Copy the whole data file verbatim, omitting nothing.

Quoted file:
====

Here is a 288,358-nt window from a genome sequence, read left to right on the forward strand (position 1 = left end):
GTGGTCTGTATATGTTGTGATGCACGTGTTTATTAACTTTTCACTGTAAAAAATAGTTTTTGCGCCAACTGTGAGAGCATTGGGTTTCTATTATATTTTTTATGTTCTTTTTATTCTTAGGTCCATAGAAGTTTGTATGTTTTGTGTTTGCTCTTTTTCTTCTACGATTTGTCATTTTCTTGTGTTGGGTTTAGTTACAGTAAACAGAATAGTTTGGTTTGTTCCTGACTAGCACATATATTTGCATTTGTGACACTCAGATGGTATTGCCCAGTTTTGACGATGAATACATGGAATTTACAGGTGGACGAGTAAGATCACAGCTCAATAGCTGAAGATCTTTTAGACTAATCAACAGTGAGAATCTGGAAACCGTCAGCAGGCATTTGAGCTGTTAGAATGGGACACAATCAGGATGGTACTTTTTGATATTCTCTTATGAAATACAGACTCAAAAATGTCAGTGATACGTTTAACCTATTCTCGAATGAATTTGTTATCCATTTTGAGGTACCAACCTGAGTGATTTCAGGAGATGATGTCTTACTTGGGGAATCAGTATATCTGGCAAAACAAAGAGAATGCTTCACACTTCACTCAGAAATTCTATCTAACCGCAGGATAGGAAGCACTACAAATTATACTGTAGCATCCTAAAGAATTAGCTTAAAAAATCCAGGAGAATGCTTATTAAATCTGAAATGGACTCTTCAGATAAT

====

Here is a 288,358-nt window from a genome sequence, read left to right on the forward strand (position 1 = left end):
GTGGTCTGTATATGTTGTGATGCACGTGTTTATTAACTTTTCACTGTAAAAAATAGTTTTTGCGCCAACTGTGAGAGCATTGGGTTTCTATTATATTTTTTATGTTCTTTTTATTCTTAGGTCCATAGAAGTTTGTATGTTTTGTGTTTGCTCTTTTTCTTCTACGATTTGTCATTTTCTTGTGTTGGGTTTAGTTACAGTAAACAGAATAGTTTGGTTTGTTCCTGACTAGCACATATATTTGCATTTGTGACACTCAGATGGTATTGCCCAGTTTTGACGATGAATACATGGAATTTACAGGTGGACGAGTAAGATCACAGCTCAATAGCTGAAGATCTTTTAGACTAATCAACAGTGAGAATCTGGAAACCGTCAGCAGGCATTTGAGCTGTTAGAATGGGACACAATCAGGATGGTACTTTTTGATATTCTCTTATGAAATACAGACTCAAAAATGTCAGTGATACGTTTAACCTATTCTCGAATGAATTTGTTATCCATTTTGAGGTACCAACCTGAGTGATTTCAGGAGATGATGTCTTACTTGGGGAATCAGTATATCTGGCAAAACAAAGAGAATGCTTCACACTTCACTCAGAAATTCTATCTAACCGCAGGATAGGAAGCACTACAAATTATACTGTAGCATCCTAAAGAATTAGCTTAAAAAATCCAGGAGAATGCTTATTAAATCTGAAATGGACTCTTCAGATAAT